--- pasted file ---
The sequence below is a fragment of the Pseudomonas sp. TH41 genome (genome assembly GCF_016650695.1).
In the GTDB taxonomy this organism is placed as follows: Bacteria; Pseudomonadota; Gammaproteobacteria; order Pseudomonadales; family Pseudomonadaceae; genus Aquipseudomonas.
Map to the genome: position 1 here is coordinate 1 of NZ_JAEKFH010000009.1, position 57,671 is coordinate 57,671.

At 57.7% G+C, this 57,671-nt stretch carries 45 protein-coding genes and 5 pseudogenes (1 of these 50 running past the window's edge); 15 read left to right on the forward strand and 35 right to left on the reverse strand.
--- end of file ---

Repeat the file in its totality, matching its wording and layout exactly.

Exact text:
The sequence below is a fragment of the Pseudomonas sp. TH41 genome (genome assembly GCF_016650695.1).
In the GTDB taxonomy this organism is placed as follows: Bacteria; Pseudomonadota; Gammaproteobacteria; order Pseudomonadales; family Pseudomonadaceae; genus Aquipseudomonas.
Map to the genome: position 1 here is coordinate 1 of NZ_JAEKFH010000009.1, position 57,671 is coordinate 57,671.

At 57.7% G+C, this 57,671-nt stretch carries 45 protein-coding genes and 5 pseudogenes (1 of these 50 running past the window's edge); 15 read left to right on the forward strand and 35 right to left on the reverse strand.